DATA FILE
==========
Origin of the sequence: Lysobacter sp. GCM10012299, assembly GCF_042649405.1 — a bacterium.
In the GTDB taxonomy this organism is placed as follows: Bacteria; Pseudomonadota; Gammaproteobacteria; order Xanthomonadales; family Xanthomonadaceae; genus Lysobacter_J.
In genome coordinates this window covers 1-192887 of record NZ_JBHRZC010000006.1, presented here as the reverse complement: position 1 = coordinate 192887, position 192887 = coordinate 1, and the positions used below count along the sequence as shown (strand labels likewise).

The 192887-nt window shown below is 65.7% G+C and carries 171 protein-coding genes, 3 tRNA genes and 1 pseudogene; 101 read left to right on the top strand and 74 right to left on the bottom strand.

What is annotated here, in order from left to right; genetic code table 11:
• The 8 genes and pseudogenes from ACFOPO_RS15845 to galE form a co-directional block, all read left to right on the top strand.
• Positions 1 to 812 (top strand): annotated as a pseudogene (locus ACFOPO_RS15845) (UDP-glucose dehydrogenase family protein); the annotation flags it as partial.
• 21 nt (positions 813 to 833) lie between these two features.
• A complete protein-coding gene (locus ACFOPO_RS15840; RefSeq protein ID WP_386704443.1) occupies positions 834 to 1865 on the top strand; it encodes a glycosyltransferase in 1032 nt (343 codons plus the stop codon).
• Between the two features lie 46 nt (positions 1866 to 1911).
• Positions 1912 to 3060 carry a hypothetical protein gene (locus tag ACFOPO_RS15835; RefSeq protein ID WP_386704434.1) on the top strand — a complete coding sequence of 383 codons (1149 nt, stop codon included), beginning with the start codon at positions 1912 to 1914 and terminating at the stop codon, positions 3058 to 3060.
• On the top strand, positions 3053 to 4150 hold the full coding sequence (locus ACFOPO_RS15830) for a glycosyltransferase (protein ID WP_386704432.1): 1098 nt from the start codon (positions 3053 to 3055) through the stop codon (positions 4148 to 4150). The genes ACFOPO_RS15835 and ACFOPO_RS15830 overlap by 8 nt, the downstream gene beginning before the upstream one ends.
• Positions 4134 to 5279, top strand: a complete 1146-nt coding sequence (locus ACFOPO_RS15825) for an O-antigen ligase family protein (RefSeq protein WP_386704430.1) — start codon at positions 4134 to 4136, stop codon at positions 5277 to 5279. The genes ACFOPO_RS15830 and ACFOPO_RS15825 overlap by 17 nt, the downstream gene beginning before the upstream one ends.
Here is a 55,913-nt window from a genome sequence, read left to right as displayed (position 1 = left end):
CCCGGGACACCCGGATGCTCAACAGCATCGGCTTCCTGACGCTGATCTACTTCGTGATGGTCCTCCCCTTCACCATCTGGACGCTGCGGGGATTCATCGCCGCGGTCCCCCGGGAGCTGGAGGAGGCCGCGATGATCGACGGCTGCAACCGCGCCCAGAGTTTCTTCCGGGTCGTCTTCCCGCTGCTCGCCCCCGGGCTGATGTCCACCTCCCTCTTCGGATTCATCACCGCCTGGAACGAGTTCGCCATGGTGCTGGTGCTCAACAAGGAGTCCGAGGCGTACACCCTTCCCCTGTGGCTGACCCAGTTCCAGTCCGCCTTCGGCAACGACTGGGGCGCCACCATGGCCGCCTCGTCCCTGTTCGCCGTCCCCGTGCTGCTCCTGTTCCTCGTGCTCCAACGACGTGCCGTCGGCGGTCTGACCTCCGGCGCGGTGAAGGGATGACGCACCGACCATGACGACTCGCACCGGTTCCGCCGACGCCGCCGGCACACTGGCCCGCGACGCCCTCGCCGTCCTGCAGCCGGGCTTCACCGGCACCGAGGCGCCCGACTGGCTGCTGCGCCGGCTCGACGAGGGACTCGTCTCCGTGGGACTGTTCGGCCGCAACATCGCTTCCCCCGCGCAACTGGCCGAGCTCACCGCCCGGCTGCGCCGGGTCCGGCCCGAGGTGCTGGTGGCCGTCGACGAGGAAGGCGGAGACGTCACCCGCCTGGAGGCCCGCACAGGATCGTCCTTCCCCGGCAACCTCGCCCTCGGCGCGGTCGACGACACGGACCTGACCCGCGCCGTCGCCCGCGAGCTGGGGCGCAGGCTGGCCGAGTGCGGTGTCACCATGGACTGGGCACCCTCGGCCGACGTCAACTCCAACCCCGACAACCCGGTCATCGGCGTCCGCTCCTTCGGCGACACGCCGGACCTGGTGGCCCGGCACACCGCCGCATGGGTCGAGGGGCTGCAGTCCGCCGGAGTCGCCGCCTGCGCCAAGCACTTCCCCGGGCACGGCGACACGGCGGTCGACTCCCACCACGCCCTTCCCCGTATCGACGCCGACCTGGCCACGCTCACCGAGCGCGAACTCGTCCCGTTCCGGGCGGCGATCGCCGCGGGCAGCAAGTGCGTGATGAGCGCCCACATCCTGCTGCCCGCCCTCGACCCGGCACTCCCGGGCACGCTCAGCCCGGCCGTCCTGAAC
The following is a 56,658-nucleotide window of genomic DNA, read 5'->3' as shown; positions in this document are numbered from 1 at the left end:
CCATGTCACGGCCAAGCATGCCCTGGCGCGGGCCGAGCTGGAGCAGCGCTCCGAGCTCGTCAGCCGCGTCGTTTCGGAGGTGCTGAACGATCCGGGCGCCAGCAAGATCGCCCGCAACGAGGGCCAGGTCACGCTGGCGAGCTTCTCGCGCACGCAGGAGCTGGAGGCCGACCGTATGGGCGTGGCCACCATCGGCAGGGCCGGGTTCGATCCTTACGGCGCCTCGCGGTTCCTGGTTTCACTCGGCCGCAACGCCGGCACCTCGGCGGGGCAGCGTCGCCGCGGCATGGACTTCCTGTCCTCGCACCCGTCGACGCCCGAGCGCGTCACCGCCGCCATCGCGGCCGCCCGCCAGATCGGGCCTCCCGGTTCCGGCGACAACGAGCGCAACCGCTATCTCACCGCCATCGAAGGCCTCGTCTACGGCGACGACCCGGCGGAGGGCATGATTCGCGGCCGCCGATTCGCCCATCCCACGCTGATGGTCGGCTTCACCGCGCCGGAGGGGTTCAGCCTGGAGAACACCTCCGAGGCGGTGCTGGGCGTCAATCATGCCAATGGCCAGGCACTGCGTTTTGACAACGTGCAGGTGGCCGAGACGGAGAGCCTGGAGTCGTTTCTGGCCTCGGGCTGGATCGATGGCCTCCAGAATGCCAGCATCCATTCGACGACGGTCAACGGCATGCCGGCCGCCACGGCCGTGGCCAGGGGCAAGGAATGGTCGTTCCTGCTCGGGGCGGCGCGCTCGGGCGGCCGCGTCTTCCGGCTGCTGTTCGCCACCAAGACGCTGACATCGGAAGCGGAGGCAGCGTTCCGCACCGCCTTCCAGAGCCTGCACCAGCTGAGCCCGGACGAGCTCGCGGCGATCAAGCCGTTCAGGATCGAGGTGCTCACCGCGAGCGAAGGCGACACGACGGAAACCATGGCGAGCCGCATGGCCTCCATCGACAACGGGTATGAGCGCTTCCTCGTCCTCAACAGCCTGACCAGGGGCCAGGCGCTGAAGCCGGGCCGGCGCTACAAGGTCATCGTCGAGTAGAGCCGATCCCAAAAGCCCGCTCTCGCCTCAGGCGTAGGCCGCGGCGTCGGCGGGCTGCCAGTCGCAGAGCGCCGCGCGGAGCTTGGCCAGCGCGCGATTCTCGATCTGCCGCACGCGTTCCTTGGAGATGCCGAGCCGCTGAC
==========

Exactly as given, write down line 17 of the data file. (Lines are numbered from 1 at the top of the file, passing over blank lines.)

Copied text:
CCATGTCACGGCCAAGCATGCCCTGGCGCGGGCCGAGCTGGAGCAGCGCTCCGAGCTCGTCAGCCGCGTCGTTTCGGAGGTGCTGAACGATCCGGGCGCCAGCAAGATCGCCCGCAACGAGGGCCAGGTCACGCTGGCGAGCTTCTCGCGCACGCAGGAGCTGGAGGCCGACCGTATGGGCGTGGCCACCATCGGCAGGGCCGGGTTCGATCCTTACGGCGCCTCGCGGTTCCTGGTTTCACTCGGCCGCAACGCCGGCACCTCGGCGGGGCAGCGTCGCCGCGGCATGGACTTCCTGTCCTCGCACCCGTCGACGCCCGAGCGCGTCACCGCCGCCATCGCGGCCGCCCGCCAGATCGGGCCTCCCGGTTCCGGCGACAACGAGCGCAACCGCTATCTCACCGCCATCGAAGGCCTCGTCTACGGCGACGACCCGGCGGAGGGCATGATTCGCGGCCGCCGATTCGCCCATCCCACGCTGATGGTCGGCTTCACCGCGCCGGAGGGGTTCAGCCTGGAGAACACCTCCGAGGCGGTGCTGGGCGTCAATCATGCCAATGGCCAGGCACTGCGTTTTGACAACGTGCAGGTGGCCGAGACGGAGAGCCTGGAGTCGTTTCTGGCCTCGGGCTGGATCGATGGCCTCCAGAATGCCAGCATCCATTCGACGACGGTCAACGGCATGCCGGCCGCCACGGCCGTGGCCAGGGGCAAGGAATGGTCGTTCCTGCTCGGGGCGGCGCGCTCGGGCGGCCGCGTCTTCCGGCTGCTGTTCGCCACCAAGACGCTGACATCGGAAGCGGAGGCAGCGTTCCGCACCGCCTTCCAGAGCCTGCACCAGCTGAGCCCGGACGAGCTCGCGGCGATCAAGCCGTTCAGGATCGAGGTGCTCACCGCGAGCGAAGGCGACACGACGGAAACCATGGCGAGCCGCATGGCCTCCATCGACAACGGGTATGAGCGCTTCCTCGTCCTCAACAGCCTGACCAGGGGCCAGGCGCTGAAGCCGGGCCGGCGCTACAAGGTCATCGTCGAGTAGAGCCGATCCCAAAAGCCCGCTCTCGCCTCAGGCGTAGGCCGCGGCGTCGGCGGGCTGCCAGTCGCAGAGCGCCGCGCGGAGCTTGGCCAGCGCGCGATTCTCGATCTGCCGCACGCGTTCCTTGGAGATGCCGAGCCGCTGAC